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German Records in Local Churches

Journal by bcagle

When searching for German Ancestors it is important to remember the history of the German contry and people. (Refer to my journal :Finding Records of German Ancestors).

We are lucky that the Churches of Germany kept records. Keep in mind that it was common practice in the 1700's to use only the second baptismal name in official records later in life. The first name was that of a parent or grandparent and was given as a compliment, but never used officially so Johannes Georg Weber would appear only as Georg Weber.

Before delving into a particular church's records, it is important to understand the organization and archival policies of the various churches.

The Evangelical Church (Evengelische Kirche in Deutschland)
This is a union of independent territorial Lutheran, Reformed, and United churches and the various secitons are not officially unified, but are in close cooperation. There are eight United Evangelical Churches: five more are members of the World Federation of Lutheran Churches: others belong to the Evangelical Lutheran Church; and others to the Federation of Reformed Churches, the two branches of the Moravian Church, and other independent sects. To get addresses (they change all the time) check the Evangelical Lutheran Church web site at www.velkd.de.

German Lutheran Churches in Memel. Although the registers for the area churches disappeared after 1945, it is probable that the records are now in the State Parish Register Archives of Lithuania. The parishes concerned are: Coadjuthen, Dawillan, Crottingen, Heydekrug, Kairinn, Karkelbeck, Kinten, Laugszargen, Mattkischken, Nidden, Paleiten, Pasziesen,Piktopen, Plaschken, Plicken, Prokuls, ramutten, Rucken, Russ, Saugen, Schwarzort, Szugen, Wannagen, Wieszen and Wischwil.

Evangelical Churches in East Prussia (Ostpreussen)
Prior to the invasion of the Red Army the parish registers were moved to West Berlin. This move included the Kirchenbuecher (church books) from about 500 parishes.The are located in the Central Archivves of the Evangelical Church. Due to the war it is not surprising that there are some missing records and gaps in others but if you had ancestors that were Evangelical and from east Prussia, you may want to contact the Central Archives. There are over 6,800 books involves, so be as specific as possible with your request. You may also want to ask about the possibility of Kirchenbuechduplikate, duplicates of records sent each year to the nearest headquarters of a particular church.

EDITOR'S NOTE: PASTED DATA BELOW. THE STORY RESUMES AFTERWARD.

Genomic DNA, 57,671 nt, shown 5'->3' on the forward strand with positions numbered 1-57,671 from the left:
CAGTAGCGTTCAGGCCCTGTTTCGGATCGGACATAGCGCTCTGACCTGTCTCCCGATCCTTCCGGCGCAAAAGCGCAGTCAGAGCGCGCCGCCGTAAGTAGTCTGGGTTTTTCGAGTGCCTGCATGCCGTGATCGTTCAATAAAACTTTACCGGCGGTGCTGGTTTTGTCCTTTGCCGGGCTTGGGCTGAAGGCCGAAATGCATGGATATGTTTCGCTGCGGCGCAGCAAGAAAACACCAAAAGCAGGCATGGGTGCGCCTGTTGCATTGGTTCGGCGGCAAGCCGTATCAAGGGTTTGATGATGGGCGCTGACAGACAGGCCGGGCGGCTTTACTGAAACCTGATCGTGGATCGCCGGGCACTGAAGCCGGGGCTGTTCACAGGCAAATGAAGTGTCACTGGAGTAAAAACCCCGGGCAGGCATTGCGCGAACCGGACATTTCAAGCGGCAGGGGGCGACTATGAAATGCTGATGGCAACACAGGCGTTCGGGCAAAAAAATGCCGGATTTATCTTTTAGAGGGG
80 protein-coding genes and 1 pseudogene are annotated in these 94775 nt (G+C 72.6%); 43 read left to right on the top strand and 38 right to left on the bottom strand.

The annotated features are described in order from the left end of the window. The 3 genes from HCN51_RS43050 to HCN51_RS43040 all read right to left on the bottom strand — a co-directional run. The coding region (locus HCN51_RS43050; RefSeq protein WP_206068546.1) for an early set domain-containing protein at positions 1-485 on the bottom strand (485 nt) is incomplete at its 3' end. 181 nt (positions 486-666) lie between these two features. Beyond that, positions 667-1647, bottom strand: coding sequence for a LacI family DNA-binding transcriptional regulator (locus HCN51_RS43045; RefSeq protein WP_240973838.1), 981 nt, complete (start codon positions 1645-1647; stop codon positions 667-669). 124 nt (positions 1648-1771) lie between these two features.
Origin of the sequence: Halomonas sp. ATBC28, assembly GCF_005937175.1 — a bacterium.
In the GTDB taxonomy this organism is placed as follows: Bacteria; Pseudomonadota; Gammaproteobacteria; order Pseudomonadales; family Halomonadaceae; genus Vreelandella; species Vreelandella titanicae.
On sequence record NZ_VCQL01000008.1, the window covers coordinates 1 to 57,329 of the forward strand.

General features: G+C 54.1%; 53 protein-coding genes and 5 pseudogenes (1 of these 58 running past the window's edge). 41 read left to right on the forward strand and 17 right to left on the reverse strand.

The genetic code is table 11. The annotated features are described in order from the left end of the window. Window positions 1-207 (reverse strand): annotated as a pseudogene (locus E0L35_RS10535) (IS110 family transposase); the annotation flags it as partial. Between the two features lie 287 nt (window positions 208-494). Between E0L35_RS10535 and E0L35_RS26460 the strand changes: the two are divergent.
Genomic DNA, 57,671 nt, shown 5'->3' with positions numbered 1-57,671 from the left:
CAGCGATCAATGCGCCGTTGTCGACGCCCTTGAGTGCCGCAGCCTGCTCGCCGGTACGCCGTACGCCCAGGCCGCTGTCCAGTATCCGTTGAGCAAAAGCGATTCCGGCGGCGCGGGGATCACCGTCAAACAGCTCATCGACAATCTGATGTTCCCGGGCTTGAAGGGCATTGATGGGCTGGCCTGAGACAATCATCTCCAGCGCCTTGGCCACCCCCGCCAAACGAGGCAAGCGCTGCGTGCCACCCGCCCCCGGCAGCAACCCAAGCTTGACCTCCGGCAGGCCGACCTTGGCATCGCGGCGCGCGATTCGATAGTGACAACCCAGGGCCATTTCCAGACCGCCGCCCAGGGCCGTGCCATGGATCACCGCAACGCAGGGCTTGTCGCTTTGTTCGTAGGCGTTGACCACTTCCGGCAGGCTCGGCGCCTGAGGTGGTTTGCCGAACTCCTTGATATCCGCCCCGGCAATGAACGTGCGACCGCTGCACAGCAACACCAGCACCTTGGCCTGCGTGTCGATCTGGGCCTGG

The Catholic Church
Organized under each archbishop in ecclesiastical provinces and local parishes the Catholic Church in germany has twenty-seven (27) archives. These have parish registers, confirmation and communion records. In many cases there are also family books which were first admitted in about 1614 and include full details of each family in the parish with names of servants and occupation of the head of the house. These were in Latin and German and are more complete in some areas than others. The division of Germany after WWII, and the reunification in 1990 did not affect the boundaries of the various dioceses.

Look to the nearest large city near your relative for the records of that area. Use any good map to figure this out after you cross reference to discover any name changes.

It is impossible to address all options here, but I hope this will help some of you resume your search for your German ancestors. Please remember that you will need to include a return/postage paid envelope with any request and that due to the large number of remaining records, PLEASE be as detailed and specific as possible.

I hope this helps.
Good Luck
Barbara

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by bcagle Profile | Research | Contact | Subscribe | Block this user
on 2006-06-16 07:10:09

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